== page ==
Too often, attempts to inject local flavour into contemporary architecture result in a kind of parody of identity. Good architecture responds to context, climate, culture, and so on, but that needn’t amount to a “look”. When architects try to invent regional or national design idioms, they seldom amount to anything more than sentimentality and kitsch.
Add to that the potential pitfalls of metaphor in architecture — for example, the vacuous idea that a transparent government building might somehow embody (or even enhance) the transparency of democracy — and the design for the Thabo Mbeki Presidential Library (TMPL), unveiled by British-Ghanaian starchitect Sir David Adjaye at the end of last year, should be in hot water. It lands squarely in both danger zones.
The library, to be built in the suburb of Riviera in Johannesburg, is intended to be the embodiment — as well as a generator — of the former president’s idea of an African Renaissance. “My vision for the new presidential library aims to encompass both an African past and an African future,” says Mbeki’s statement. “It will be a place where Africans uncover their own history and identity. A place where we are empowered to script a brighter and more prosperous future.”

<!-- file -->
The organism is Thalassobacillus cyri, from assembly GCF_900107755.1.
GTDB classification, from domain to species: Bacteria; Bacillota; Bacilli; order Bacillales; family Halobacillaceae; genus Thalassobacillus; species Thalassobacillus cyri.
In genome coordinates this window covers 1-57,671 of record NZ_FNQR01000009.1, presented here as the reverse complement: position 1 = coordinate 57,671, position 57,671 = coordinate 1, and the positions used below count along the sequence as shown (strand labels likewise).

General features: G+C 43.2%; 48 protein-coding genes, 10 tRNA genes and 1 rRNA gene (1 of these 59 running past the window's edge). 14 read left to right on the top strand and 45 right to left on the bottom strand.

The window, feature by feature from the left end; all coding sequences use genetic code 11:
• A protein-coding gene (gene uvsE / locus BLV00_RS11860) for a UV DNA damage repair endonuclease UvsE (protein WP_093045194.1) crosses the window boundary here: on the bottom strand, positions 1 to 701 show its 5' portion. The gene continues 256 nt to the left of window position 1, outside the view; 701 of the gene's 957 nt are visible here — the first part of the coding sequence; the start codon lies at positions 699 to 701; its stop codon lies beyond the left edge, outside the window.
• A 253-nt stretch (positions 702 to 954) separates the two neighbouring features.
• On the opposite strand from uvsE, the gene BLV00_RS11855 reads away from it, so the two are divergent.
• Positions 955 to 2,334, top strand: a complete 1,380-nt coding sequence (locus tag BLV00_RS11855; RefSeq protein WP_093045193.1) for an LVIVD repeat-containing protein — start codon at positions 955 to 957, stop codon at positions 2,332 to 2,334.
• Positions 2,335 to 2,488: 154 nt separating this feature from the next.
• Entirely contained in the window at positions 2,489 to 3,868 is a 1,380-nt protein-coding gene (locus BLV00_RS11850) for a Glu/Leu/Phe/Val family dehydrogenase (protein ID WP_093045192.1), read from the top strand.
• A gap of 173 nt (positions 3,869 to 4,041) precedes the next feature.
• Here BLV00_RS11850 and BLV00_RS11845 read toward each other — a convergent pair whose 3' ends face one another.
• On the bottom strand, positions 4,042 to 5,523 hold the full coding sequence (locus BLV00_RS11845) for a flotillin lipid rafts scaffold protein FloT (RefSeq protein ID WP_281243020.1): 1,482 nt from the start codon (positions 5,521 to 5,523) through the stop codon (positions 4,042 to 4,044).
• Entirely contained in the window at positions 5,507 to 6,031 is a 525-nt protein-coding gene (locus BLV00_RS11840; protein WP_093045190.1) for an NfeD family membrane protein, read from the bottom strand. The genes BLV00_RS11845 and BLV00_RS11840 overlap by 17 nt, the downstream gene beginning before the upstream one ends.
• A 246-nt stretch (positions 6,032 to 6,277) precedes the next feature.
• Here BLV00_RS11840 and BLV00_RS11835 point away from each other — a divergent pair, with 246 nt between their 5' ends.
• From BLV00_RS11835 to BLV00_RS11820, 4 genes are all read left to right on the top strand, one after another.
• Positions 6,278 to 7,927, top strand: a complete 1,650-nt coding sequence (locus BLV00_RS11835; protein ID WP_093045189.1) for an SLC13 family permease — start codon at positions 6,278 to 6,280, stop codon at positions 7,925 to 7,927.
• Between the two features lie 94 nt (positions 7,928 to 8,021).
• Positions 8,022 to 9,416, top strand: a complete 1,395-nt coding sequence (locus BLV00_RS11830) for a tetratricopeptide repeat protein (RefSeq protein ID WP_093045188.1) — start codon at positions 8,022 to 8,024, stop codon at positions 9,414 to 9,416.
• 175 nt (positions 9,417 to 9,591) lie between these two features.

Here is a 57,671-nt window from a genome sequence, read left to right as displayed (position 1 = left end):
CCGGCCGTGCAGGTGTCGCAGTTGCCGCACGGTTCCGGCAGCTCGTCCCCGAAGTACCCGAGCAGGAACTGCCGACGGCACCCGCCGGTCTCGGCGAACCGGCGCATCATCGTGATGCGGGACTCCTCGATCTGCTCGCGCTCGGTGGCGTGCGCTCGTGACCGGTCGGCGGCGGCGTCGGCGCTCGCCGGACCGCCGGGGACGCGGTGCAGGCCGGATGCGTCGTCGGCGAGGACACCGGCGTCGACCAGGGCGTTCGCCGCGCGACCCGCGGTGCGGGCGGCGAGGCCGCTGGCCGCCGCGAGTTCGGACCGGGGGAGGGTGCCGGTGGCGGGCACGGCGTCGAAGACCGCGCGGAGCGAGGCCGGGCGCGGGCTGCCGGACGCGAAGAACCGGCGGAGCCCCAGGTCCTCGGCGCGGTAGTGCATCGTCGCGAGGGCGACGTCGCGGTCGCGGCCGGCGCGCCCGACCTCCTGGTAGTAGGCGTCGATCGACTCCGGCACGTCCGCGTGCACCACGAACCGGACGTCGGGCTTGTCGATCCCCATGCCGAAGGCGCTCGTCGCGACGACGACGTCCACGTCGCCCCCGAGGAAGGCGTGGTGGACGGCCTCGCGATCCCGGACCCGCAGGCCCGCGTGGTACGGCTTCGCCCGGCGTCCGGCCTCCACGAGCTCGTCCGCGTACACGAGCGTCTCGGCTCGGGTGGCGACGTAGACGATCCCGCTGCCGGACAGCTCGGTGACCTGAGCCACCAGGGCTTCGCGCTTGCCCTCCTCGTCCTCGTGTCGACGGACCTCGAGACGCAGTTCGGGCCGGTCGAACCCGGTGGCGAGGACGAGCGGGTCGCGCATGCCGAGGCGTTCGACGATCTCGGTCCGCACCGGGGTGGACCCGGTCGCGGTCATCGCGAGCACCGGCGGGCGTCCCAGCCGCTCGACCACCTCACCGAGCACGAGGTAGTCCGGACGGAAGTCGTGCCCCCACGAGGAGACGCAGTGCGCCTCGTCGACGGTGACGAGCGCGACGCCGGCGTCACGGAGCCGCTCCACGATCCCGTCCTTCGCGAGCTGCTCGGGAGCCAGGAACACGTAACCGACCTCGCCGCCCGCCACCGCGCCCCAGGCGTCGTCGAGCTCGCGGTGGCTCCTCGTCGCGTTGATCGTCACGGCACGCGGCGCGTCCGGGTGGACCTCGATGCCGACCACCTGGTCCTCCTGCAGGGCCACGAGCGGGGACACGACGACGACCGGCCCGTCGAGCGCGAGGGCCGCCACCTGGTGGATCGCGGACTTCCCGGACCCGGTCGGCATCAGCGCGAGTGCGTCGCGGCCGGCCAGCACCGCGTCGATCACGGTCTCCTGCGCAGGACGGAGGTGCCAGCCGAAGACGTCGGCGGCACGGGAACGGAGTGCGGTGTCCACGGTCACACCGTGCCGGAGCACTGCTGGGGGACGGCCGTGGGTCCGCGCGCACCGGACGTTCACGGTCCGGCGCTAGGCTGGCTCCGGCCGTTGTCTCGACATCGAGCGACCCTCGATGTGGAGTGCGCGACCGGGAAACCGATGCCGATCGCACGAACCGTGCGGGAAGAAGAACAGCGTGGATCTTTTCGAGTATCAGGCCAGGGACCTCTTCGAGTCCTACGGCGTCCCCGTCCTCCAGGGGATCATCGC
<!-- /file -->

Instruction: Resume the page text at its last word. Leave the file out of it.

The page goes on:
It will include a museum, exhibition space, archive, research centre, auditorium, shop, and cafeteria. And its design needed not just to be functional, but also symbolic.
Its most distinctive feature is a series of dome-shaped, rammed-earth structures inspired by granaries. The equivalency it draws between a store of nourishment and a store of knowledge might be a bit on the corny side.
As far as its aesthetic inspiration goes, adobe domes are hardly a distinctly or recognisably South African thing. Adjaye’s design looks as if it has its genesis in West Africa, most obviously Niger. It might make a statement about the library being a more broadly continental resource, but comes a bit close to “Africa is a country” territory.
WATCH | Unveiling of the TMPL by Adjaye Associates:
And yet, there is something exhilarating about the design. The simple fact that it looks so different from anything else in the city is hugely compelling. The way in which it isn’t surrounded by walls, opening up the space around it, is uplifting. The way in which the ferrous red of the rammed earth picks up on the red brick of some of the surrounding blocks of flats, subtly setting them on a new historical trajectory, is a deft architectural gesture.
Despite its potential pitfalls, the TMPL presents a compelling vision of a future African city — an embodiment of African modernity — utterly free of either colonial tropes or the misguided yet all-too-common impulse to mimic generic international conventions (steel-and-glass towers, for example) in an attempt to prove that Africa too can be “world-class”.
It’s like a little piece of Wakanda… a fresh vision, a landmark, and hopefully a watershed. By sticking too closely to the rules — of taste, political sensitivity, or regional veracity — it would never have been so audaciously inspiring. And it is.
• From the February edition of Wanted, 2021.